Agency, Change, Design, Inspiration, Leadership

If The Shoe Doesn’t Fit…?

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Bringing about choice in the classroom via John Spencer. 

If you had a pair of shoes that didn’t fit – too small, too tight, too loose, too high – what would you do with them? Put a bow on them and a row of sparkles and wear them anyway? Cram your feet in and mash up your toes, bloody your heels, and suffer?

No. You would put them in a recycle box, trash bin, or donate them and move on to something that worked.

Why don’t we apply this analogy to school? So many of the embellishments we are slapping on: iTime, differentiation, personalized learning, flexible seating, choice boards, passion projects – are the bows and sequins that don’t make the shoe any more comfortable or any closer to fitting.

What if instead of focusing on building agency, we focused on building a school that is radically different to the production-line-based factory model we are currently saddled with? Agency already exists. We are born with it. It is not something you give someone. But schools and the structures we have created, do a great job of taking that agency away and out of the hands of the learner.

So, what do we do? 

While we work on the audacious goal of revolutionizing school as we know it, there are small things we can do now, to make a shift. Here are five things every teacher could do to start the journey of change:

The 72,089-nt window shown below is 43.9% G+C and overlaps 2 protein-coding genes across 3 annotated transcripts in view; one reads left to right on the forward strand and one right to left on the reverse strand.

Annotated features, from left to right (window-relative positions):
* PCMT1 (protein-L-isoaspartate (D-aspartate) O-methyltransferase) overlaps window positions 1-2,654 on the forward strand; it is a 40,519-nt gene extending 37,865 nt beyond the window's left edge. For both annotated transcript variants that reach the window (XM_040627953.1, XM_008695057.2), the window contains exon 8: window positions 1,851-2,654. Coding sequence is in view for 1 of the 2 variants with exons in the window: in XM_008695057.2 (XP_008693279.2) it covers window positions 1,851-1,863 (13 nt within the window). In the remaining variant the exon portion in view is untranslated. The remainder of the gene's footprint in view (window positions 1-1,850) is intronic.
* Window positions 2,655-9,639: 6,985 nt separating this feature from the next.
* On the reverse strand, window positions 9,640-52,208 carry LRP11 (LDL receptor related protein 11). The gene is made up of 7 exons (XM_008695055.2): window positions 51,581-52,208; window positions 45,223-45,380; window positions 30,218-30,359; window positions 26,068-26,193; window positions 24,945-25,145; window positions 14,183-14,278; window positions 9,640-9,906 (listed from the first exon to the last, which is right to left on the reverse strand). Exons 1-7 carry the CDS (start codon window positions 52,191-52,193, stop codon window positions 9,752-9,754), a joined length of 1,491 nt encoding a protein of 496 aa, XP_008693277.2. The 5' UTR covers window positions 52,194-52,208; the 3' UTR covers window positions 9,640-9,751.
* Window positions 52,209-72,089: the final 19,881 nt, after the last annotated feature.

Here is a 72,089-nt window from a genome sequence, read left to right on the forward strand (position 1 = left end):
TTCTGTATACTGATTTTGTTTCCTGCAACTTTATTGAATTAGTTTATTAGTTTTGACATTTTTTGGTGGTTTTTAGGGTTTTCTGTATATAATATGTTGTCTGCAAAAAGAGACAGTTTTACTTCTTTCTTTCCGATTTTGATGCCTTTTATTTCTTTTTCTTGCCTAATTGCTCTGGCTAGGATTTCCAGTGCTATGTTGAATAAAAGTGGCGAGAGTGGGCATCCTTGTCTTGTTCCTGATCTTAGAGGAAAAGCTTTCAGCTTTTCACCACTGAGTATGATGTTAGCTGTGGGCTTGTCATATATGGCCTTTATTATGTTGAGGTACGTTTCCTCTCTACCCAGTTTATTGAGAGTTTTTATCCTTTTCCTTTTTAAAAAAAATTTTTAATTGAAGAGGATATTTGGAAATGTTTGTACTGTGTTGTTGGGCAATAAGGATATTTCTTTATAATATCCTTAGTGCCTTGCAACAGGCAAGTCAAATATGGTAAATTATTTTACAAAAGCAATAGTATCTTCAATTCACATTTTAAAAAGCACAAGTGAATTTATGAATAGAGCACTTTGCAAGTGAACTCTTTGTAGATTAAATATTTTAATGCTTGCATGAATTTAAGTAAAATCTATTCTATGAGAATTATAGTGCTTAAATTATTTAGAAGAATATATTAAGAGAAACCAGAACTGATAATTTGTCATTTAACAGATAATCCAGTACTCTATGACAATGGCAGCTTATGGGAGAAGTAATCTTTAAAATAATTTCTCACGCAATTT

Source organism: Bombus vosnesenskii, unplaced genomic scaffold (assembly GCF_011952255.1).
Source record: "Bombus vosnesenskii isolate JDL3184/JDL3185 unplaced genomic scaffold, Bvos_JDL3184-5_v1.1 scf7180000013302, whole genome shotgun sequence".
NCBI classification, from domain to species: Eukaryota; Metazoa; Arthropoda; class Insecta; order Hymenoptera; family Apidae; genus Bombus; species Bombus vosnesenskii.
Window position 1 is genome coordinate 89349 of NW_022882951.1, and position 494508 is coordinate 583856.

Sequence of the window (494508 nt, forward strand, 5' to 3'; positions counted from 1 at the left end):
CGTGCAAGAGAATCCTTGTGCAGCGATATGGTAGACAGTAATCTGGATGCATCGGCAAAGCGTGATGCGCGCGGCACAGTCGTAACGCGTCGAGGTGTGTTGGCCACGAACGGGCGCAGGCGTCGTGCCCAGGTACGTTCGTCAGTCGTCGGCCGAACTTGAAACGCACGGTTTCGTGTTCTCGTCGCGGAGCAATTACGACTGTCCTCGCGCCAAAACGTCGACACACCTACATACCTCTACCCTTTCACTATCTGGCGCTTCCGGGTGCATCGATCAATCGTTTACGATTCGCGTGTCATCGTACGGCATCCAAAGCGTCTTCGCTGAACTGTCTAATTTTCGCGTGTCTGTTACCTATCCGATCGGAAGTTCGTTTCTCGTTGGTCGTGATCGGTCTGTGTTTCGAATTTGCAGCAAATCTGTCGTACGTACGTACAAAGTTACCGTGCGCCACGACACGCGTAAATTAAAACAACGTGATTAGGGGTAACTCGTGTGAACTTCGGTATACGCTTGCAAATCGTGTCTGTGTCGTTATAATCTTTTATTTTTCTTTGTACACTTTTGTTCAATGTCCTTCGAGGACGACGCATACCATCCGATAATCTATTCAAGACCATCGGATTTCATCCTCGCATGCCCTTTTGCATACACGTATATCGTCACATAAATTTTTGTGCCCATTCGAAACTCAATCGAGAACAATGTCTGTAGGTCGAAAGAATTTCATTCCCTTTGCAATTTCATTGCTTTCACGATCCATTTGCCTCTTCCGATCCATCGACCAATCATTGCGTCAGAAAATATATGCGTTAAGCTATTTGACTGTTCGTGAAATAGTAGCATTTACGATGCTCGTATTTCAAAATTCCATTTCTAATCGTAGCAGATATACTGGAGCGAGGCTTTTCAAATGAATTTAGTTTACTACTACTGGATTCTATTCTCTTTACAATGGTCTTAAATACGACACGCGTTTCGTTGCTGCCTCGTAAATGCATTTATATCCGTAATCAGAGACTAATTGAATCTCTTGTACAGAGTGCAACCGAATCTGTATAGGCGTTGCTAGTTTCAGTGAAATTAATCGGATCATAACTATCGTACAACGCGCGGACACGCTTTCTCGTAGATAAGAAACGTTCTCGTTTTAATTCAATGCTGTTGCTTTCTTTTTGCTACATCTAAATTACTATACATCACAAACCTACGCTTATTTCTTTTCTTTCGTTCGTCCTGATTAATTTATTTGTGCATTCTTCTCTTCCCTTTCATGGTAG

1. Stop making decisions 
    • Take a tally of all the decisions you make for your students. Better yet, write them all down – you’ll be exhausted. How can you switch so that more decisions are made by each child for themselves?
  2. Unplug the photocopier
    • Kids don’t think in A4 or legal shaped boxes of paper! And they don’t need us to pre-think on this paper for them. Try ditching the grids and templates and cookie-cutter forms and see what your kids come up with.
  3. Teach like a designer
    • I just retweeted this image. How can you use your observational powers to see where the paths need to be laid instead of rolling out the concrete where it fits best? Screen Shot 2017-11-05 at 5.06.22 PM
  4. Go behind the curtain
    • This one stems from a phrase we used a lot at the Learning2Asia conference this past week. Think of freeing kids from the checklists and criteria and just let them play, create, explore, make, do! YOUR job (behind the metaphorical curtain) is to be tracking their learning and watching for what they can do independently, with support, or haven’t gotten to just yet. Guide. Observe. Ask. Or even just say nothing and keep quiet while they get on with the real work!
  5. Bring back boredom
    • You don’t need to entertain your students. That doesn’t mean you can’t be entertaining, but it does mean your job isn’t to ensure that every second is packed with – wait for it – ACTIVITIES! Let them play, them them iterate, let them be bored. They’ll soon find something to do.

As John Spencer has pointed out, we need to move from entertaining our students (“The kids love this activity!”) to engaging them by connecting them with real ideas that matter, and then go further to empowering them to seek out the learning for themselves instead of waiting for it to be delivered.

john spencer

 

These ideas have been percolating for a while and the perfect place for them to synthesize a little more clearly in my mind was over the last three days in Shanghai at the Learning2 Asia Conference.

In addition to some excellent practical tips and ideas from Jamie Stevens and Nici Foote in the realm of Makerspaces, Tinkering, Playing, and STEAM, I was incredibly inspired by what I am calling my “Unconference Fung-Kee-Fung” Sandwich.